I am probably not overstating things to assert that Country music has never enjoyed much of a place in my heart. This may be in no small way due to the fact that growing up in Scotland’s central belt in the sixties and seventies, Country Music meant Sidney Devine – a shiny-faced figure of fun who succeeded in carving out an impressively lengthy career up here aping Nashville’s finest.
I first encountered the real thing I suppose with Glen Campbell, in the days of those rarely-missed Eight Track players. Ostensibly created for cars as an alternative to those fiddly little cassette things, I recall my Dad being given one and building a little box for it and sitting it atop the sideboard in our house as an adjunct to our home music system – such as it was. He and Mum later went out and picked up a whole box load of music cartridges somewhere for a song – this clearly in the dying days of the format, where retailers were looking to offload the things PDQ.
One of the albums they came back with was Glen Campbell’s Twenty Golden Greats which, although I initially approached with some suspicion, I gradually grew to love – a passion which still lingers to this day. Particularly those songs (Wichita Lineman, By the Time I Get to Phoenix, Where’s The Playground Susie, Galveston) written by Jimmy Webb. Hearing any of these recordings even now can effortlessly transport me back to lazy mid-1970s Sunday afternoons, to a period before any adult responsibilities had been foisted upon me. Halcyon Days, indeed.
The Eighties brought Elvis Costello’s Almost Blue and Ricky Skaggs’ Country Boy, but even these recordings did little more than scratch the surface of my musical consciousness.
But, always one keen to attempt to expand my musical horizons, when I noted a selection of three country acts from across the pond were touring Europe packaged as the C2C: Country to Country Tour, I thought a trip into relatively uncharted territory for myself may be worthwhile.
The trio were Lady Antebellum, Kip Moore and Brandy Clark.
Due to commitments elsewhere, we arrived too late to catch Clark’s set, and had only just settled into our seats when Kip Moore and his band came onstage.
I am afraid he immediately scored a black mark with this Grumpy Old Man by choosing to sport a baseball cap back-to-front. No-one under the age of eight – on pain of physical violence – should be allowed to wear a baseball cap in such a manner, in my opinion. His next act was to invite any who wished to dance down to the front of the stage, an invitation taken up a fair few dozen individuals. But then proceeded to flummox everyone by opening his set with the walking-pace Wild Ones – if you are going to invite someone to dance, I thought, at least play something they can dance to.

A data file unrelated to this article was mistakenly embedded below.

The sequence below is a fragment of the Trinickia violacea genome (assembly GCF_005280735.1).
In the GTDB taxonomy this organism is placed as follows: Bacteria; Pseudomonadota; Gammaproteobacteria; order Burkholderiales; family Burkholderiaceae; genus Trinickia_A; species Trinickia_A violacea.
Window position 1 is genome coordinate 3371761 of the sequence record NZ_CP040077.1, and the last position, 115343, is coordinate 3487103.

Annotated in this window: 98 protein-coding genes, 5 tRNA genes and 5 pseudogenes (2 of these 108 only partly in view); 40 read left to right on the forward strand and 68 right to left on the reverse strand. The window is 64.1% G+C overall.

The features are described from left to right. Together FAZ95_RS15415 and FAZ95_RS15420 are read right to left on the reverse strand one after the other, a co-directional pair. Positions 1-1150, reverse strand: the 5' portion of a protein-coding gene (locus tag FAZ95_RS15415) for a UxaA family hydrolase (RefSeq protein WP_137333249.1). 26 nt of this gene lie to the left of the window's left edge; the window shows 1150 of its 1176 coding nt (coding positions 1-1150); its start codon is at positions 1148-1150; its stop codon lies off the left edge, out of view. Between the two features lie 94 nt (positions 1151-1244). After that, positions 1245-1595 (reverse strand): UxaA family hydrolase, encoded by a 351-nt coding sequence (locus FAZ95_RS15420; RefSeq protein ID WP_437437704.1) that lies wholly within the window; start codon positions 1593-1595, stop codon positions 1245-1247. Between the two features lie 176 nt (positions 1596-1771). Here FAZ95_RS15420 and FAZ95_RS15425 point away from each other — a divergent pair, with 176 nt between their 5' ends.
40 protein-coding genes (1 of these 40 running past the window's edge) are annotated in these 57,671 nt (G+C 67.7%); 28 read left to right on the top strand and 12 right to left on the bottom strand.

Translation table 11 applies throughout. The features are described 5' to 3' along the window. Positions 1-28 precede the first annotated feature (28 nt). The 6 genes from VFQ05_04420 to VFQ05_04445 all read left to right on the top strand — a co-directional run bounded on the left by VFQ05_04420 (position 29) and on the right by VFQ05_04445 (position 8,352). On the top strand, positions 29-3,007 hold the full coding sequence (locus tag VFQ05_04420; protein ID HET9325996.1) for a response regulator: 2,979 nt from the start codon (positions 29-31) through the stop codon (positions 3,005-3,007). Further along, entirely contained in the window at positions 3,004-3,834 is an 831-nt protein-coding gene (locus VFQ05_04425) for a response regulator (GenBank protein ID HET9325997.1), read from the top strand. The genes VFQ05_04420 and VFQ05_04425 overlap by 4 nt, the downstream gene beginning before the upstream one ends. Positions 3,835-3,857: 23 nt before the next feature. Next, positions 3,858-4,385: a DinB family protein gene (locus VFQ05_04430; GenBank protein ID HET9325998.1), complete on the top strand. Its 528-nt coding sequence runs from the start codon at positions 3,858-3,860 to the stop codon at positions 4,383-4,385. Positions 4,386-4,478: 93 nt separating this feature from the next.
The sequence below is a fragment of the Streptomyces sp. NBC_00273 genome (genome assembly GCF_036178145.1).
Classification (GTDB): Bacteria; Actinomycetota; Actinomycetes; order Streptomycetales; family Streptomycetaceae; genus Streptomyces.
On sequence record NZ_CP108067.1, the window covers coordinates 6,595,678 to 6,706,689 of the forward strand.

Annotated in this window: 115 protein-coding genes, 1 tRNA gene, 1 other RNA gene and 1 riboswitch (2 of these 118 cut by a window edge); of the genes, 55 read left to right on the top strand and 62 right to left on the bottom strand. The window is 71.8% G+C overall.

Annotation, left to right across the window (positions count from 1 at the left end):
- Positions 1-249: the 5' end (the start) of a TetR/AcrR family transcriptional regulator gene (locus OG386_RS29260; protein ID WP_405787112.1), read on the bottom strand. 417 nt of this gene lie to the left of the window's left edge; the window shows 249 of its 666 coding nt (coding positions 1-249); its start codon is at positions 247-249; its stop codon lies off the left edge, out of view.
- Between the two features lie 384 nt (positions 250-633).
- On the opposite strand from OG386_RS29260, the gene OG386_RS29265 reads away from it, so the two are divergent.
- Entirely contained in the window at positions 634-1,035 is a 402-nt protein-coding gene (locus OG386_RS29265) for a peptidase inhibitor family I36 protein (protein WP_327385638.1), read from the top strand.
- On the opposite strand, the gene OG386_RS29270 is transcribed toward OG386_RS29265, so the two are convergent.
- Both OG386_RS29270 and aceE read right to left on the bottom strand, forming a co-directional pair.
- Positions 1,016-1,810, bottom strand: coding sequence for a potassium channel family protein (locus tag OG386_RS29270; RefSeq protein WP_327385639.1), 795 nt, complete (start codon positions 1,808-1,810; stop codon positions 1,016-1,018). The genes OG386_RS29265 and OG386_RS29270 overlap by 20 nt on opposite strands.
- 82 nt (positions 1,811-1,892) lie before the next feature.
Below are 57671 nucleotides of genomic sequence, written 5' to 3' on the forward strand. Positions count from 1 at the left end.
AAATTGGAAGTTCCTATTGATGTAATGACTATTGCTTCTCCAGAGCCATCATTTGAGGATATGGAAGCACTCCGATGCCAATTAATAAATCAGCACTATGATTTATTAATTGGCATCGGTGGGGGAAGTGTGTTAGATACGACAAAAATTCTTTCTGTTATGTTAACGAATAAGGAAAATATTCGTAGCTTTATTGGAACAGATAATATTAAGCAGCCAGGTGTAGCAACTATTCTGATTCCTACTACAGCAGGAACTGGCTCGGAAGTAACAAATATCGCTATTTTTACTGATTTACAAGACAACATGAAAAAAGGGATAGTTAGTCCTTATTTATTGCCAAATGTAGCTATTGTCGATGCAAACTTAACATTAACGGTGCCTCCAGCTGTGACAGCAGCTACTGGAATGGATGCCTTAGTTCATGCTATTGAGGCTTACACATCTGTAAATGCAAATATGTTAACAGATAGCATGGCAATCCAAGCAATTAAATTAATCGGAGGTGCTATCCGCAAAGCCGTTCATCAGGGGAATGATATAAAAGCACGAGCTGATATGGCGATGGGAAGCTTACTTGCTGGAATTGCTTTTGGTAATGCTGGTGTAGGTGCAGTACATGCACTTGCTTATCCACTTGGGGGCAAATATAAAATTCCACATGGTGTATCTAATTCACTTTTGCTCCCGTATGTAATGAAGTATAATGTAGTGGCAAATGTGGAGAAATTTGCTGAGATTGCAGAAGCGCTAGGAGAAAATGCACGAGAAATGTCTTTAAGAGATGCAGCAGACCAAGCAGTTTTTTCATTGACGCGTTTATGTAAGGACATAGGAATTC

His set was entertaining enough I suppose, but I would have enjoyed it more if the subject matter of his songs strayed occasionally away from ladies, cars and beer.
Unfortunately the performance throughout was blighted by poor sound, as the base drum was mixed way too loud - to the point at times of distortion. Consequently it was those tunes where Moore picked up an acoustic guitar which worked best, particularly Hey, Pretty Girl. But then again, given it appears to be little more than a re-write of Bruce Springsteen's I’m On Fire, then it bloody-well should be good.
Lady Antebellum – who comprise tall, blond, All-American Boy Charles Kelley, Homecoming Queen Hillary Scott, and their darker, shorter, dare I say almost nerdy, musical prodigy mate Dave Haywood – I knew rather more about, due to the persistent ministrations of a work colleague who had been pressing upon me each of their new releases for the past few years.
They opened the show with the strong Bartender, and events swiftly settled into an effortlessly professional procession of pleasant, inoffensive, if at times formulaic, slices of country-rock.
Clearly perhaps more used to stadium-sized venues back home, they revelled in the intimacy forded by The Armadillo, with Charles wandering into the stalls whilst performing via his radio mike, and Hillary posing for endless selfies with the crowd, often mid-song.
Midway through the set the three performed a few acoustic songs, and I was inordinately delighted to hear interjected into a medley a couples of verses of Dancin' Away with My Heart – the composition an odd mix of schmaltz and nostalgia which, for me anyway, somehow works perfectly.
But after this interlude, Hillary and Charles attempted an ill-advised cover of Islands in The Stream, which unfortunately showed up the deficiencies in their respective vocal abilities. For although the pair are clearly talented chanters – seven Grammy’s do not come along by accident – they have a long way to go before they are fit to clean the rhinestone boots of Dolly and Kenny.
More going through the motions stuff followed before they closed out the main set with another of the few pearls they have at their disposal; the raucous We Owned the Night. For the problem with Lady Antebellum I feel is that although they can certainly, almost effortlessly, churn out AOR-friendly toe-tappers by the bucket-load: Long Stretch of Love, Just a Girl, Freestyle, there is a real dearth of strong material.
And as all around me folks (many of my vintage I was surprised to note), could be seen having a whale of a time, I could not help but feel Lady Antebellum’s not inconsiderable success represents a triumph of style over (not really terribly much) substance.
|Lady Antebellum - Glasgow 2015|
Long Stretch of Love
Our Kind of Love
Just a Kiss
Love Don't Live Here
Just a Girl
Lie With Me
Lookin' for a Good Time
One Great Mystery
Dancin' Away with My Heart/Wanted You More/Hello World
Islands In The Stream
I Run to You
We Owned the Night
EncoresNeed You Now
Wake Me Up